Shakta Kaur, 58

This yogi’s aura is strong—and blindingly white.

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Photograph: Andrew Nawrocki

Van Buren Street at Michigan Avenue


All that white! White augments my aura 8 to 12 inches. It’s my protection. When your aura is healthy, it’s nine feet in all directions. Negative people and emotions and situations bounce off.


Name someone with a strong aura. Bill Clinton. He walks into a room, and before he has said a word, he has caused a change in the energy. If someone has a lot of charisma, they probably have a strong aura.


Where are you headed? My studio on Michigan. I teach a class called Kundalini Yoga in the Loop. Unlike classical hatha yoga, you don’t have to do anything perfectly.


So you don’t make your students bend their legs behind their heads? No! I can’t do that, either. Kundalini puts more emphasis on meditation, trying to change your consciousness. The endgame of yoga was originally not about postures. It was the mind. Yoga is the union between the finite self and the infinite self. The tool your soul was given is the mind to link to the infinite. Instead we use our minds for all sorts of ridiculousness. [Laughs]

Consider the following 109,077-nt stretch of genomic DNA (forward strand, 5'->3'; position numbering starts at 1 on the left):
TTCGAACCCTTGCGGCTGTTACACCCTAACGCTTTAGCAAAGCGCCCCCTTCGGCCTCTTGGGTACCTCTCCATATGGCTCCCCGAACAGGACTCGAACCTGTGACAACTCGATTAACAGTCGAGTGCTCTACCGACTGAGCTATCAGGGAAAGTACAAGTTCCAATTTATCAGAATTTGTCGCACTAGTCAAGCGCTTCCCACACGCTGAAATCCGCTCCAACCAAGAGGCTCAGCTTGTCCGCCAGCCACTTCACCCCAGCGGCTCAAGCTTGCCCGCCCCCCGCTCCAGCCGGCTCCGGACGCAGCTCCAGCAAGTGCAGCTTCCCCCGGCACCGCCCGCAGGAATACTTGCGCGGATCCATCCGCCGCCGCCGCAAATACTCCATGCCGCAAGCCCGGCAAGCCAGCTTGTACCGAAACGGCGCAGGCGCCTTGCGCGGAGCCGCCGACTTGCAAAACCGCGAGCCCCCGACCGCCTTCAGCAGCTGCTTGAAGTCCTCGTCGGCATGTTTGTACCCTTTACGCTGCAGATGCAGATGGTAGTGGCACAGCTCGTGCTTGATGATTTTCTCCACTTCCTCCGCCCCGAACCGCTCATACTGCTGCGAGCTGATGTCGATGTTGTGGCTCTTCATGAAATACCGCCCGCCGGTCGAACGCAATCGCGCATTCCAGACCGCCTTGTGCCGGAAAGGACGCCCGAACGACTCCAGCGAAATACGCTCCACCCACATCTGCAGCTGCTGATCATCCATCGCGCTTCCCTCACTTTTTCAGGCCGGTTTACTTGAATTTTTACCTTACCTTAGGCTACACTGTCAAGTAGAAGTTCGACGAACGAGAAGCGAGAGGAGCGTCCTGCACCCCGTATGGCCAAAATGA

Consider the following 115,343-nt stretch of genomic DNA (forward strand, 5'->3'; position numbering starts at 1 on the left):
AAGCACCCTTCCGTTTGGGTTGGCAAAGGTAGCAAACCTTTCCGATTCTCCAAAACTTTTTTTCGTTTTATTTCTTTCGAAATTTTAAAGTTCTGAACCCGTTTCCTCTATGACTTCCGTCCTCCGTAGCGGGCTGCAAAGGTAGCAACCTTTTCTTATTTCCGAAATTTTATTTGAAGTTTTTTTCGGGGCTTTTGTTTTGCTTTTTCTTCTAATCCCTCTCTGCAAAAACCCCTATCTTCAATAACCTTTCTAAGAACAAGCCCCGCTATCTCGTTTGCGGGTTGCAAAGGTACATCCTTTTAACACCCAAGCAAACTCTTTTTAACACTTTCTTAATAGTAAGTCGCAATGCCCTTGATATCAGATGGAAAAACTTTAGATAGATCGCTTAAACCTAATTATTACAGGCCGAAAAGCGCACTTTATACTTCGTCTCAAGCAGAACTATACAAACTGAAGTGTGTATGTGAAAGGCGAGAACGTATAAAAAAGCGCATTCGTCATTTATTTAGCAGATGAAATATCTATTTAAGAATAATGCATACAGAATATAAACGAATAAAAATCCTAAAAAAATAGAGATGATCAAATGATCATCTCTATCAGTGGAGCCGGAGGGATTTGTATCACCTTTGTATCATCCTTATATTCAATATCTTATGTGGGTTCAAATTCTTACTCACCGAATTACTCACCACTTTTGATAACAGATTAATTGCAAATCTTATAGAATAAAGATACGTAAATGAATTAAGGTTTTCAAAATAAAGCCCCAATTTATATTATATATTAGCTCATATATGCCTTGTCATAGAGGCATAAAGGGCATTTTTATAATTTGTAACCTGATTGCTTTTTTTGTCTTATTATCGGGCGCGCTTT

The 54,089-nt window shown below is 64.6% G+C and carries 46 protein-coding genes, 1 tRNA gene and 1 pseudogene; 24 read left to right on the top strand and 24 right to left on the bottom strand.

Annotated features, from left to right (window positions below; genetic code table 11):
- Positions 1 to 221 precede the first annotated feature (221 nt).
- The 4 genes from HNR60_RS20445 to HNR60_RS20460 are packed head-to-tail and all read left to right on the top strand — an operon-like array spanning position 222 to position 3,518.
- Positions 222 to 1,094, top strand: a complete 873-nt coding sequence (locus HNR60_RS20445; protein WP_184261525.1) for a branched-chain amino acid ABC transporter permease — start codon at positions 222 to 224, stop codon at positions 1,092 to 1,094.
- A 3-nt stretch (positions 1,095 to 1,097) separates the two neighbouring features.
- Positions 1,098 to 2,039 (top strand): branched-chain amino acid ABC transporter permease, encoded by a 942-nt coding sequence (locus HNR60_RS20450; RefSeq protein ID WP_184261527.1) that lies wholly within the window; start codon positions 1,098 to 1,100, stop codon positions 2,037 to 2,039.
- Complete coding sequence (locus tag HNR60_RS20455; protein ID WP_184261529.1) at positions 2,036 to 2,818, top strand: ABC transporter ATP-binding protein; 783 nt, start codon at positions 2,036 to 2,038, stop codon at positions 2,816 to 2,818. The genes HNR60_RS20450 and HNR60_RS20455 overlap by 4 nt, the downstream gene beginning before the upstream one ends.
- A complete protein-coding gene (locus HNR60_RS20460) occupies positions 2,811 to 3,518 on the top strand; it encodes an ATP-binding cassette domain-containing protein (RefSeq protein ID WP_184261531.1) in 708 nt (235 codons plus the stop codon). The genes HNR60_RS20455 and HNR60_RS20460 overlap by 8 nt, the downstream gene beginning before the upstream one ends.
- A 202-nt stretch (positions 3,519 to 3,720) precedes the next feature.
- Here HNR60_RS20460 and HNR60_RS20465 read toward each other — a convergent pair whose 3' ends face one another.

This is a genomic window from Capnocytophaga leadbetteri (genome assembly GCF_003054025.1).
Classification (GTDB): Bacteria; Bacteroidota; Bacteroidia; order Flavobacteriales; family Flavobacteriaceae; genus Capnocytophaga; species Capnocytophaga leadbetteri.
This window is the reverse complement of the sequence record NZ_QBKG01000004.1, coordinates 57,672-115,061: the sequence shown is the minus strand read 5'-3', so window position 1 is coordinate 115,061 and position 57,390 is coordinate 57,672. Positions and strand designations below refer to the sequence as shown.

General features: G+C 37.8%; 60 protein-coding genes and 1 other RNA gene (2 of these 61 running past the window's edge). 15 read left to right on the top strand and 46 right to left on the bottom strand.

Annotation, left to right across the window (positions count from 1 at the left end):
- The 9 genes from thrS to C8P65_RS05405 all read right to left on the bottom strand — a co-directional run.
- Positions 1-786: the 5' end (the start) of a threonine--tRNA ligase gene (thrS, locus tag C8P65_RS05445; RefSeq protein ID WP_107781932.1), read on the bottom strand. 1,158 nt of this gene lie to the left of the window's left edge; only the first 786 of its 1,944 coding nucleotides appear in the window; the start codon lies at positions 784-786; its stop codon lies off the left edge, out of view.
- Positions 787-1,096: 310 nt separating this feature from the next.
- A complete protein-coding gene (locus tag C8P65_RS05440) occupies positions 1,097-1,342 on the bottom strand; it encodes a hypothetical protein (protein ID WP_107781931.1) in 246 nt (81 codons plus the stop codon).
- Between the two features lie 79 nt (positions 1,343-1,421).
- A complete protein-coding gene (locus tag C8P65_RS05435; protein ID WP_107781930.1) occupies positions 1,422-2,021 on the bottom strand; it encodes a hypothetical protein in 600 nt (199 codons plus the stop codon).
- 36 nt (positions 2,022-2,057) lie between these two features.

What’s your mantra? “Sat nam.” It translates to “truth name.” When you inhale, think “truth”—don’t let your mind wander—and as you exhale, “name.”


Nice turban. I wear one all the time. It’s thick—about five yards of thin fabric. Not just a hat, the turban is for my protection and uplift. It is tight, and I’m giving myself a sort of pressure-point massage. It keeps my head together. [Laughs] When I let my hair out at night, I feel a bit like an airhead.



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